Zacchaeus stood and said to the Lord, “Behold, Lord, the half of my goods I give to the poor. And if I have defrauded anyone of anything, I restore it fourfold.” Luke 19:8-9
In my addictive, destructive behavior, I caused the worst pain for those I was supposed to love the most. In recognizing this, I experienced tremendous shame and guilt. In treatment, I met others who, like me, had caused their loved ones profound misery, yet they didn’t seem bothered by it like I was. In their minds, they’d asked God for forgiveness, and once forgiven, they were able to let it go.
This seemed more than a little dishonest to me. God’s forgiveness did not erase the hurt we’d caused others. I was painfully aware of this and though I knew God forgave me, I still mourned the misery I’d caused my family. This guilt was overwhelming at times, consuming my mind. What was I to do with this guilt?
I found the answer to my problem in steps 8 and 9 of AA’s 12 steps, Making Amends. It was only in going to those I had hurt and doing what I could to make it right, that I found relief from my shame. This though, was not as simple as going around saying, “I’m sorry”.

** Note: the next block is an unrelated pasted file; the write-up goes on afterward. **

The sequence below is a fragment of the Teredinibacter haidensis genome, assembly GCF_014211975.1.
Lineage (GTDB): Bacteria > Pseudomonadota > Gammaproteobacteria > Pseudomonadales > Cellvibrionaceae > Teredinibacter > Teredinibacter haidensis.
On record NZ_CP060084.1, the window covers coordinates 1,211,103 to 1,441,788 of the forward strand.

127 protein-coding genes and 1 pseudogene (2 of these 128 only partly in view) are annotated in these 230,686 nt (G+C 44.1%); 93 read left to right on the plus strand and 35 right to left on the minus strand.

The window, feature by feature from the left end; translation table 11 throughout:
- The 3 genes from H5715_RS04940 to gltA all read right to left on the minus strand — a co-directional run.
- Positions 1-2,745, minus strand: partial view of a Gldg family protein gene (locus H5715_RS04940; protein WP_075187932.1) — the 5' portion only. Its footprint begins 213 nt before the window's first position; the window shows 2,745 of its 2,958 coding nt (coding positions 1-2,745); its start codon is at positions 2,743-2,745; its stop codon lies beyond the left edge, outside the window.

Amends may well mean apologizing, but as Zacchaeus illustrated in today’s passage, making amends means doing what we can to undo the wrong we’ve done. As a tax collector, Zacchaeus had cheated others out of money. To truly repent, he didn’t simply ask forgiveness of God and man. He paid back even more than he’d originally taken.
Most of the time, I’ve found that making amends isn’t about one single act of contrition. For me, making amends to those I love the most, has been a continual act of living differently. As I pursued my addiction for years, I don’t make up for this in one day. The only adequate amends is to daily pursue recovery. My family doesn’t need financial restitution. They need a sober son, husband, and father.
This, often, is our amends, to repent from the behavior that has been hurtful to others, choosing a radically different life. Not incidentally, this is exactly what we need too. If we want to stop causing destruction for ourselves and our loved ones, we must continually work at abandoning the old life for the new one.